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Fanfare Magazine: 43:3 (01-02/2020) 
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Royal Welcome Songs for King Charles II Volume II Product Image

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Reviewer: J. F. Weber


This is the third entry in a series of royal welcome songs. There are two of them here, Welcome to all the pleasures and From hardy climes, along with anthems and songs. The former was written in 1683 for the first annual observance of St. Cecilia’s Day (November 22) by the newly formed Musical Society. It is less well known than the masterly Hail, Bright Cecilia of 1692, but I acquired both of Alfred Deller’s recordings (Bach Guild and Harmonia Mundi), as well as Robert King (Fanfare 12:5), Andrew Parrott (13:3), and Philippe Herreweghe.


The other is From hardy climes (referring wryly to the presumed weather in Denmark), written in the same year for the arrival of George, the younger son of the King of Denmark, to marry Anne, the younger daughter of James, the Duke of York. Ironically, as Andrew Pinnock points out in the notes, James succeeded his brother as king, followed by his daughters Mary (with William of Orange, her husband) and then Anne, but the “future kings and queens” predicted in the text did not succeed Anne on the throne, for she was the last reigning Stuart.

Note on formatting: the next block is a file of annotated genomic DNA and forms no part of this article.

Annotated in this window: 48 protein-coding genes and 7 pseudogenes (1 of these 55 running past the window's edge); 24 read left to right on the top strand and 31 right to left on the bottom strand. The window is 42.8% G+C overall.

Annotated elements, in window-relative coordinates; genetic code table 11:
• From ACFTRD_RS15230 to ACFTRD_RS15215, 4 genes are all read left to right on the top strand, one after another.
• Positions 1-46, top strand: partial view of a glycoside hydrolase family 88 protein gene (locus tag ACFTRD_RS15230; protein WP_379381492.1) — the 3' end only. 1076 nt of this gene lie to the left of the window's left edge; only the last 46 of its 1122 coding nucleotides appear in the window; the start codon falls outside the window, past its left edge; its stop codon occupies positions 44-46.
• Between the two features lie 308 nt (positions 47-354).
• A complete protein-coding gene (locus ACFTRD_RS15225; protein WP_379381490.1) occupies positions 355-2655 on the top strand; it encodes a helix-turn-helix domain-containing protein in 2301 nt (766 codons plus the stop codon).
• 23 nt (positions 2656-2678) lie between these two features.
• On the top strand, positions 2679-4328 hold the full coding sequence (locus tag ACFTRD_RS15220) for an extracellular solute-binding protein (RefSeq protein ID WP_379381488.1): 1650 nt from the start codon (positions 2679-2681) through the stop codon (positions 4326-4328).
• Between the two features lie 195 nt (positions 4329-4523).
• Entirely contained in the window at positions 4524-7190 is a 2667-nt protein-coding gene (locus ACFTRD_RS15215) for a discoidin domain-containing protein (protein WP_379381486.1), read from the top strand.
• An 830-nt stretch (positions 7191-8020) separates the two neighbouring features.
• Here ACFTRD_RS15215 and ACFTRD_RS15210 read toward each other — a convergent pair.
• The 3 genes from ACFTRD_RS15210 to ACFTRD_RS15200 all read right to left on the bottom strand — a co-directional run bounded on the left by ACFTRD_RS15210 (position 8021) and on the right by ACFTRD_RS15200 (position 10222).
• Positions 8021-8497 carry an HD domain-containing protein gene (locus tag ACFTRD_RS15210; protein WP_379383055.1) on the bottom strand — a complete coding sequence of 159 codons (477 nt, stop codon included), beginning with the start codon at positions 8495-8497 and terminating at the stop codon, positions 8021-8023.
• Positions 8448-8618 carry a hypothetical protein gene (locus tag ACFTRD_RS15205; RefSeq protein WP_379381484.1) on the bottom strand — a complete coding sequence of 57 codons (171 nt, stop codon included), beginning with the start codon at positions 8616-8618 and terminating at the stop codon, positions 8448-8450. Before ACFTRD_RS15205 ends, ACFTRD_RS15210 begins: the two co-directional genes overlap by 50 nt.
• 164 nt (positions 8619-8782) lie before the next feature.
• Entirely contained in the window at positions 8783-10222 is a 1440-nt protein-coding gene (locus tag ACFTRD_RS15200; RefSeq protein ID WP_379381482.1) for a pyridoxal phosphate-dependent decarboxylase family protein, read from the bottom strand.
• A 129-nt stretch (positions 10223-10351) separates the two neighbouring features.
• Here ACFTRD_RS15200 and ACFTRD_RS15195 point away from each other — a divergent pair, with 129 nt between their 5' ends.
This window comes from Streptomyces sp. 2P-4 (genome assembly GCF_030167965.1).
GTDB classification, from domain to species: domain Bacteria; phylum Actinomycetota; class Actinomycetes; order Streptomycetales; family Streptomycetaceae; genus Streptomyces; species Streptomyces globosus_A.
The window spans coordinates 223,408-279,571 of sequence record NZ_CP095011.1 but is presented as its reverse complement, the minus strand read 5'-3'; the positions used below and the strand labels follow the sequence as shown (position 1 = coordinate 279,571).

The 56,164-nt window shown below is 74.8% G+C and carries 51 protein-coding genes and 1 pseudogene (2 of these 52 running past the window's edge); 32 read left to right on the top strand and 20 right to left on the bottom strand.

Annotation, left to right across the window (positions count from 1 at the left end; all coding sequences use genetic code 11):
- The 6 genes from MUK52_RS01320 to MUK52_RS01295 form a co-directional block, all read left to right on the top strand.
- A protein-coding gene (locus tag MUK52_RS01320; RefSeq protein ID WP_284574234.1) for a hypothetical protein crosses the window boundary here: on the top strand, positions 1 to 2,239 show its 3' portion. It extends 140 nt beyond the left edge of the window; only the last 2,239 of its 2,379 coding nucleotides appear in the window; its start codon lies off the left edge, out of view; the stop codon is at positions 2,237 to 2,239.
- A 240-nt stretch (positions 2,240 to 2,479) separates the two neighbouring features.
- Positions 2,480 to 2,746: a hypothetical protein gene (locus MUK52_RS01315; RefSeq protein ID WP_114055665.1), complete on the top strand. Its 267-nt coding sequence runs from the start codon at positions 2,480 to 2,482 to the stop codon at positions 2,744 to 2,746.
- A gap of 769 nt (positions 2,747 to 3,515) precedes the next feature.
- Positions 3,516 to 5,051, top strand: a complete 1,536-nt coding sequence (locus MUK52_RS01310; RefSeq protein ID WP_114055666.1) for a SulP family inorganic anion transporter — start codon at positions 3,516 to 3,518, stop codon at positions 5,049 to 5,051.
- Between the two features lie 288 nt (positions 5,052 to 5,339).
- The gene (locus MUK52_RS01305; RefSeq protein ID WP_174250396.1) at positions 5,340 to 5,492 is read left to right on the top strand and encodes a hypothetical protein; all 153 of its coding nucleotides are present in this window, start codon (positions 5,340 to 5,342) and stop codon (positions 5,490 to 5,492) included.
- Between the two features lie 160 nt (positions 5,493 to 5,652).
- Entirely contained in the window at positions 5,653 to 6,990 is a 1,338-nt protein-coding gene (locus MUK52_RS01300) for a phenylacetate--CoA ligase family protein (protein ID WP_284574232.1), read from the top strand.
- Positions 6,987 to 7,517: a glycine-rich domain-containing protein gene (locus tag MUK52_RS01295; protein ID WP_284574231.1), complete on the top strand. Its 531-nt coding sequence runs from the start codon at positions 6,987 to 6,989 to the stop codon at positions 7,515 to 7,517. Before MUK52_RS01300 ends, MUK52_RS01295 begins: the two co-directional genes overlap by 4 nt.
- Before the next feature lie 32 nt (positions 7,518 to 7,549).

I can find only one previous recording, included in the fourth of Robert King’s eight CDs of all the odes and welcome songs (15:2), later issued in a boxed set. I missed the first disc in the series, dedicated to James II (41:3), which also had two welcome songs, Sound the trumpet and Ye tuneful muses. Fanfare missed the second disc entirely, the first one for Charles II, that included Welcome, Vicegerent of the mighty King and Fly, bold rebellion.


The rest of the program is much less familiar. Lord, how long wilt thou be angry was in a fine Purcell collection by George Guest on an Argo LP and in the superb boxed set by Simon Preston (5:4; later on one CD, 7:5, and complete on two CDs even later); Richard Marlow included it in a disc of anthems (11:3), and of course it is found in the 11th disc of King’s complete anthems and services (18:4). Deller sang O solitude on a disc so titled (it is on King’s third disc of solo songs) and John Scott directed Hear my prayer (35:1; reissued 40:6), found in the third disc of King’s complete anthems and services (16:5). Everything else is new to me, since I missed out on the Hyperion series after the first three discs.

Plunged in the confines of despair
is a devotional song based on Psalm 130, and In Thee, O Lord, do I put my trust is an anthem based on Psalm 71. From silent shades is a mad song, widely published at the time and called here one of Purcell’s greatest hits. Of all the instruments is a catch, the briefest piece on the program, and an instrumental pavan offers variety. Christophers’s three discs offer more varied programming than King’s Hyperion series, which collects similar works on 22 discs in three boxed sets. I welcomed (no pun intended) the song for Prince George as an interesting, if slight, addition to my Purcell collection. Christophers does everything he touches so well, as this one bears out.

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